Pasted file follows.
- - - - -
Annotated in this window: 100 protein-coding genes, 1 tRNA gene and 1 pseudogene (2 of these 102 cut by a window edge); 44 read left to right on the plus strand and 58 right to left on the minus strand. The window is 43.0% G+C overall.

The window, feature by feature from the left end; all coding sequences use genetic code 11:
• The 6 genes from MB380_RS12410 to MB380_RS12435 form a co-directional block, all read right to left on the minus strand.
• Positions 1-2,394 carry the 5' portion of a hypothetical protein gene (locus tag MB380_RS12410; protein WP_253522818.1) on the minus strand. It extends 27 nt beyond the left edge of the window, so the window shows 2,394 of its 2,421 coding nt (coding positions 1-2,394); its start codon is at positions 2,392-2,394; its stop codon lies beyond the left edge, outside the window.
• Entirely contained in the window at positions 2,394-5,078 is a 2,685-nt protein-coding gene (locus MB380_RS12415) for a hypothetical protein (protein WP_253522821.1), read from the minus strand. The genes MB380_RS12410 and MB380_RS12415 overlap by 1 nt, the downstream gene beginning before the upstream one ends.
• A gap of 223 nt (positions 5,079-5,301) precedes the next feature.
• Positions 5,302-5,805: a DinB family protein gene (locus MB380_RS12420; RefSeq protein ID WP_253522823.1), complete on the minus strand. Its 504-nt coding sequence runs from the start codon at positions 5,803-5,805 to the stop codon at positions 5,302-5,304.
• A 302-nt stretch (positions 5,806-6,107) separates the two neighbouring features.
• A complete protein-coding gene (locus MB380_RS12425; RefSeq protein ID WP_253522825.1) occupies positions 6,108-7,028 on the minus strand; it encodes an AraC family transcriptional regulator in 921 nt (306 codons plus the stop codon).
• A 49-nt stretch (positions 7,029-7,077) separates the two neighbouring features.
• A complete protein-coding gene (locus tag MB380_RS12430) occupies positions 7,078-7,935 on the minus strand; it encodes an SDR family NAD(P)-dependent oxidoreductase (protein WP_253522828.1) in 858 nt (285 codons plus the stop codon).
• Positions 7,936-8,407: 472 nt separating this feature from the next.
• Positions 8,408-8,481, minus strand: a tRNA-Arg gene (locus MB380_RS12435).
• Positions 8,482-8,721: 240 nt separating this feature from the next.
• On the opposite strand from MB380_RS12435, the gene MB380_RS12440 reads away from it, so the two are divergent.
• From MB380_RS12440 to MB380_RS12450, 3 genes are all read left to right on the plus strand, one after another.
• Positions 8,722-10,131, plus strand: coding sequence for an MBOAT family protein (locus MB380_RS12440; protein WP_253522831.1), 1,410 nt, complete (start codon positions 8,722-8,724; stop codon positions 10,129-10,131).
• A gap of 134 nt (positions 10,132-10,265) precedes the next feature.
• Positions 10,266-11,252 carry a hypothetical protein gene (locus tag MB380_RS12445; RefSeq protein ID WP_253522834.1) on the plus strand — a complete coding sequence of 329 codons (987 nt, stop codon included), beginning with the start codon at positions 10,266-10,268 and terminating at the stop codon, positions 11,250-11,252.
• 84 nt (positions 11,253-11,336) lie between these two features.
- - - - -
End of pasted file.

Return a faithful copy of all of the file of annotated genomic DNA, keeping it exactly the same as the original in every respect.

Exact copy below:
Annotated in this window: 100 protein-coding genes, 1 tRNA gene and 1 pseudogene (2 of these 102 cut by a window edge); 44 read left to right on the plus strand and 58 right to left on the minus strand. The window is 43.0% G+C overall.

The window, feature by feature from the left end; all coding sequences use genetic code 11:
• The 6 genes from MB380_RS12410 to MB380_RS12435 form a co-directional block, all read right to left on the minus strand.
• Positions 1-2,394 carry the 5' portion of a hypothetical protein gene (locus tag MB380_RS12410; protein WP_253522818.1) on the minus strand. It extends 27 nt beyond the left edge of the window, so the window shows 2,394 of its 2,421 coding nt (coding positions 1-2,394); its start codon is at positions 2,392-2,394; its stop codon lies beyond the left edge, outside the window.
• Entirely contained in the window at positions 2,394-5,078 is a 2,685-nt protein-coding gene (locus MB380_RS12415) for a hypothetical protein (protein WP_253522821.1), read from the minus strand. The genes MB380_RS12410 and MB380_RS12415 overlap by 1 nt, the downstream gene beginning before the upstream one ends.
• A gap of 223 nt (positions 5,079-5,301) precedes the next feature.
• Positions 5,302-5,805: a DinB family protein gene (locus MB380_RS12420; RefSeq protein ID WP_253522823.1), complete on the minus strand. Its 504-nt coding sequence runs from the start codon at positions 5,803-5,805 to the stop codon at positions 5,302-5,304.
• A 302-nt stretch (positions 5,806-6,107) separates the two neighbouring features.
• A complete protein-coding gene (locus MB380_RS12425; RefSeq protein ID WP_253522825.1) occupies positions 6,108-7,028 on the minus strand; it encodes an AraC family transcriptional regulator in 921 nt (306 codons plus the stop codon).
• A 49-nt stretch (positions 7,029-7,077) separates the two neighbouring features.
• A complete protein-coding gene (locus tag MB380_RS12430) occupies positions 7,078-7,935 on the minus strand; it encodes an SDR family NAD(P)-dependent oxidoreductase (protein WP_253522828.1) in 858 nt (285 codons plus the stop codon).
• Positions 7,936-8,407: 472 nt separating this feature from the next.
• Positions 8,408-8,481, minus strand: a tRNA-Arg gene (locus MB380_RS12435).
• Positions 8,482-8,721: 240 nt separating this feature from the next.
• On the opposite strand from MB380_RS12435, the gene MB380_RS12440 reads away from it, so the two are divergent.
• From MB380_RS12440 to MB380_RS12450, 3 genes are all read left to right on the plus strand, one after another.
• Positions 8,722-10,131, plus strand: coding sequence for an MBOAT family protein (locus MB380_RS12440; protein WP_253522831.1), 1,410 nt, complete (start codon positions 8,722-8,724; stop codon positions 10,129-10,131).
• A gap of 134 nt (positions 10,132-10,265) precedes the next feature.
• Positions 10,266-11,252 carry a hypothetical protein gene (locus tag MB380_RS12445; RefSeq protein ID WP_253522834.1) on the plus strand — a complete coding sequence of 329 codons (987 nt, stop codon included), beginning with the start codon at positions 10,266-10,268 and terminating at the stop codon, positions 11,250-11,252.
• 84 nt (positions 11,253-11,336) lie between these two features.